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We’re creatures of habit: Why linear TV still has a key role to play
Commentators are constantly telling us that catch-up and on-demand services are killing linear TV. Are they right?
Whether it’s on-demand TV, YouTube broadcasts or even the likes of Netflix or Amazon Prime, there have been a great deal of pretenders to linear TV’s crown. As each of these services grows in popularity, the number of obituaries being written continues to grow. But I believe the reports of its demise are being greatly exaggerated and here’s why…
Personally, I can’t imagine a world where on-demand or catch-up doesn’t feature in my family’s viewing habits. Looking ahead, as broadband connectivity improves; this valuable service will become available to a great many more people, who will no doubt rely on it as much as I do.
Ofcom’s latest report “Public Service Broadcasting in the Internet Age” backs this up. With more internet connected homes, more and more viewers are embracing on-demand and catch-up services, particularly younger people.
However – and this is key – linear TV provides the foundation for all of it. If you want proof, look no further than the name itself – ‘catch-up’. Yes, people are freer to watch TV at a time that suits them, but they’re catching up on what’s already been broadcast.
Want more stats? How about the fact that last year, 80 per cent of all viewing in the UK was scheduled (either watched live or recorded). To put it another way, for every hour of TV consumed, only 12 minutes of it was on catch-up.
Why is linear TV still so pervasive?
Linear TV has handled all the challenges thrown its way; how? What is the rather old-fashioned way of watching TV doing that’s ensuring its continued success even in the face of greater competition and tech innovations?
Put most simply, linear TV is something that’s always going to need events to be broadcast in the present, whether it’s news, sporting events, talent shows that require audience interaction, or something else altogether. It’s not just live TV, though. There’s a social aspect around being able to react to the same shocking development in a soap storyline, whether that’s on social media or around the coffee machine at work the following day.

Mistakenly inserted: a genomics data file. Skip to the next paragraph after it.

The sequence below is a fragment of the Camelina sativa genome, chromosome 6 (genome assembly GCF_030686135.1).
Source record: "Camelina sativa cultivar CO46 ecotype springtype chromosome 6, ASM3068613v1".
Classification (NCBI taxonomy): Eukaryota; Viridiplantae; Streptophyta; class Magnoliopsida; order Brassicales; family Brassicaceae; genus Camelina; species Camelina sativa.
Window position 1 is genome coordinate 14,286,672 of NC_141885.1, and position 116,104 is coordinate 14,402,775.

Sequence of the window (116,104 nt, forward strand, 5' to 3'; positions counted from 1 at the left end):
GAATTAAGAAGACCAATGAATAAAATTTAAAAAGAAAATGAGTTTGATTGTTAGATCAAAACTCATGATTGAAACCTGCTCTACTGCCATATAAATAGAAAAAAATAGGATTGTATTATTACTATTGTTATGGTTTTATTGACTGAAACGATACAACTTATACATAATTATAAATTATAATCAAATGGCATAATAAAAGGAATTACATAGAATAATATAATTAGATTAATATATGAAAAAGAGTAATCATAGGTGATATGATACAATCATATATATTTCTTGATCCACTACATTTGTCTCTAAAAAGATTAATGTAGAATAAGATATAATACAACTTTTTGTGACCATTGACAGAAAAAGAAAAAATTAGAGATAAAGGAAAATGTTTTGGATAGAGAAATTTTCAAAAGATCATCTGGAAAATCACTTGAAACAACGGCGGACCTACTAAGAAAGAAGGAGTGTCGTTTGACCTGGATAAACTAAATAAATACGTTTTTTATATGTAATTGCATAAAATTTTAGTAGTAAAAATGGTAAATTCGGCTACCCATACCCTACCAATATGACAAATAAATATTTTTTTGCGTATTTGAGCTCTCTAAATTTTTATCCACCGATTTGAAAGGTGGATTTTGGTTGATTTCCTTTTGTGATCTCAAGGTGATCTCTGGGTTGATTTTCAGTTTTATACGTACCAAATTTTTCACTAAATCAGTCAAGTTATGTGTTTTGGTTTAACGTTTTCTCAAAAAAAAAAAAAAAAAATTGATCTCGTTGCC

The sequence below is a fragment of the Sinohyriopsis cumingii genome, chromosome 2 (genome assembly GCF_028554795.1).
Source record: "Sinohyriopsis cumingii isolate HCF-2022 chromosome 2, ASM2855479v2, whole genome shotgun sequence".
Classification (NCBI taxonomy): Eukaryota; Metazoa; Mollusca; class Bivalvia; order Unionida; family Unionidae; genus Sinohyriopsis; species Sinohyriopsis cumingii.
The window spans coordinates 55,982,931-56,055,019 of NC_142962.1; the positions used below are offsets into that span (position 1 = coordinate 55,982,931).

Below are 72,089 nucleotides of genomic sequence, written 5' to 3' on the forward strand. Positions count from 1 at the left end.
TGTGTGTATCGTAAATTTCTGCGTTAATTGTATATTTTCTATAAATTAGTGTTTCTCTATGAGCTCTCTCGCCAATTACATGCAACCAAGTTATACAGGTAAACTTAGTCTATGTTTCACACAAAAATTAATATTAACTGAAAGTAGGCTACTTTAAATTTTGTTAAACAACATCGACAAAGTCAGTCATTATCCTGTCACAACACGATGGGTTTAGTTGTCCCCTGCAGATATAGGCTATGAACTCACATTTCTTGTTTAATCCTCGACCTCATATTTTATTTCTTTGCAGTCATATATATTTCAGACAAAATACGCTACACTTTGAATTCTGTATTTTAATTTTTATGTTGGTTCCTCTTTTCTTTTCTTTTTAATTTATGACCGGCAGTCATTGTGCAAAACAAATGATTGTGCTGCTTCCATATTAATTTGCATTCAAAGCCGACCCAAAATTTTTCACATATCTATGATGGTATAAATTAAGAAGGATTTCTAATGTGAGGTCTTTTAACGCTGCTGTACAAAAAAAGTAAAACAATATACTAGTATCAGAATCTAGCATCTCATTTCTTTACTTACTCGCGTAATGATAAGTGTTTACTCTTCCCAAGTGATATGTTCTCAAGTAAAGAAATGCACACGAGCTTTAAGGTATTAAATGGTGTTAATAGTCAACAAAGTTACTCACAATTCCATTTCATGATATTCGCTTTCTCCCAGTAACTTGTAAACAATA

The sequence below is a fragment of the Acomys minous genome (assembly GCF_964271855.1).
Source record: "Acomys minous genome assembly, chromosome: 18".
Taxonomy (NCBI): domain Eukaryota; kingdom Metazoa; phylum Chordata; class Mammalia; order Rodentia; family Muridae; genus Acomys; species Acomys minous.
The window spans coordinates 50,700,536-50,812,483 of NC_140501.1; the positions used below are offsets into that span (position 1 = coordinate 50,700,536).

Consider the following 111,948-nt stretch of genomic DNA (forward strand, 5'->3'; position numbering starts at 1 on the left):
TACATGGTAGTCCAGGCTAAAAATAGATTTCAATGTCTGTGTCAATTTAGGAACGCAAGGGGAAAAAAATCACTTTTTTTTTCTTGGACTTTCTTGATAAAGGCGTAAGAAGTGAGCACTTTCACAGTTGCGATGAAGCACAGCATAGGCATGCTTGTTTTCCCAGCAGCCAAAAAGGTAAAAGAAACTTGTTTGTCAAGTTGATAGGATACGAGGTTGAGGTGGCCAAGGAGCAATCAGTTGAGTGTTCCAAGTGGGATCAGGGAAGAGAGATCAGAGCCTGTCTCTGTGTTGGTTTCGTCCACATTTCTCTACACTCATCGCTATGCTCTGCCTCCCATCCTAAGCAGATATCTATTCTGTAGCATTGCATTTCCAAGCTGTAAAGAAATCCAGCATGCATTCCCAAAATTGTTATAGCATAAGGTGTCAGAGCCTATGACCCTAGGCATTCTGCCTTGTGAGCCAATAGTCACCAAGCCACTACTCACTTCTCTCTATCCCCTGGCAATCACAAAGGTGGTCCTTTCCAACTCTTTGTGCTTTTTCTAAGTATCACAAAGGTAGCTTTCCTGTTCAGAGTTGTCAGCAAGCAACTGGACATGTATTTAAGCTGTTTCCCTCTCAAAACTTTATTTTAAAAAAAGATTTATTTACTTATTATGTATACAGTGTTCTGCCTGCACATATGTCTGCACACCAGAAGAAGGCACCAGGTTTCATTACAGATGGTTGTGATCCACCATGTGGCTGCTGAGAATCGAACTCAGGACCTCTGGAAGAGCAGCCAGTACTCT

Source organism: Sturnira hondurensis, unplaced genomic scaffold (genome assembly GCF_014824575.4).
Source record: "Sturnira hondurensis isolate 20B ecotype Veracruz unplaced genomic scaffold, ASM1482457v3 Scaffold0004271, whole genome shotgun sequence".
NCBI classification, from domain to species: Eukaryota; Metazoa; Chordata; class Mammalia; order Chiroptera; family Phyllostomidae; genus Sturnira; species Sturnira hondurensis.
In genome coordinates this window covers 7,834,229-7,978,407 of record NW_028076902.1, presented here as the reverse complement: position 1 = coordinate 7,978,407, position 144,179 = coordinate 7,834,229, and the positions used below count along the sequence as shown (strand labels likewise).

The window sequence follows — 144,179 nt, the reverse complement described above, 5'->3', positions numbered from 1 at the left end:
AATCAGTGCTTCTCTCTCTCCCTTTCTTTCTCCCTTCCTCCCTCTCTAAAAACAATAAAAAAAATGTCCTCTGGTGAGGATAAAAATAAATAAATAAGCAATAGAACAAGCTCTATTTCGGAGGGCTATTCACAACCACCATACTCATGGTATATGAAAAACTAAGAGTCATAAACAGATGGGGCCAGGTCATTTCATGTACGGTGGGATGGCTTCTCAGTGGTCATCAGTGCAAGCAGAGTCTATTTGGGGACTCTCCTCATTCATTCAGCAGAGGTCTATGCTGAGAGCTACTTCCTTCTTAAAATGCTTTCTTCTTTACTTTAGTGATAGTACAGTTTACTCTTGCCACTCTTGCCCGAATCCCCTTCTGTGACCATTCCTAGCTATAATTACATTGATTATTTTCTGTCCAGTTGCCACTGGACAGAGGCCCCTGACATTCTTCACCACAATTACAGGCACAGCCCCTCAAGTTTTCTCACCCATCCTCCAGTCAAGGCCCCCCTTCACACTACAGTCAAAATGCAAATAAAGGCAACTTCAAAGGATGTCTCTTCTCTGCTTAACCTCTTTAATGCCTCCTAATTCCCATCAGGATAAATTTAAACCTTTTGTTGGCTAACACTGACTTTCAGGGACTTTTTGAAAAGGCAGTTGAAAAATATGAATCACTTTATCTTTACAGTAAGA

You’re always going to have the need for people sitting down and collectively enjoying an event at that time.
What about changing habits?
Despite everything I’ve said above, some people still aren’t convinced. Their argument is that young people have vastly different viewing habits to everyone else and watch very little TV, so as the population ages and those more used to linear TV are no longer around, the viewing habits of the wider population will change to those exhibited by young people today.
I’m not so sure, though.
Yes, young people watch comparatively less TV (with linear TV accounting for just 50% of 16-24s daily viewing) – but they always have. Some people claim that the youngsters who don’t watch much TV now will watch less than my generation does when they reach my age.
However, humans tend to largely revert to type and as you get older you watch more TV. It’s as simple as that. Also, as we have families, communal viewing becomes even more important, with people often spending more time at home as their lifestyles change with young children and also when they retire. Linear, scheduled TV is ideally suited, and designed, to service such communal and social viewing.
In fact, 85% of total consumption for all adults (16+) is still linear (live or recorded TV) according to Ofcom’s Digital Day 2014 research.
A change still to come?
TV has certainly had to evolve in pace with changes in technology and customer preferences. The growth of on-demand services is evidence of the fact that we’ve had to evolve – and have done so successfully.
The launch of Freeview Play last year is a good example of this evolution, where the linear DTT channels on Freeview underpin the service in combination with catch up and on-demand services from BBC iPlayer, ITV Hub, All 4 and Demand 5. This offers a more hybrid experience for viewers who now expect to be able to access both live and on-demand services seamlessly.
Smart devices, phones and tablets, are also truly revolutionary and change the way consumers watch TV. Yet, even in the face of huge penetration volumes, the TV market has remained robust.
All I know is that the TV industry will continue to evolve – and all the while it does, it will remain relevant. Young people may not think they watch that much TV, but their consumption levels still sit at around two or three hours a day – a startling figure given the number of other devices vying for their attention. By comparison, the UK average is only marginally higher at 3 hours 36 minutes.
Linear TV has stood up to countless tests in recent memory, but has come through them almost entirely unscathed. More opportunities are certain to follow in the ever-evolving TV landscape, but on recent form, it’s hard to imagine drastic change is anywhere on the horizon.
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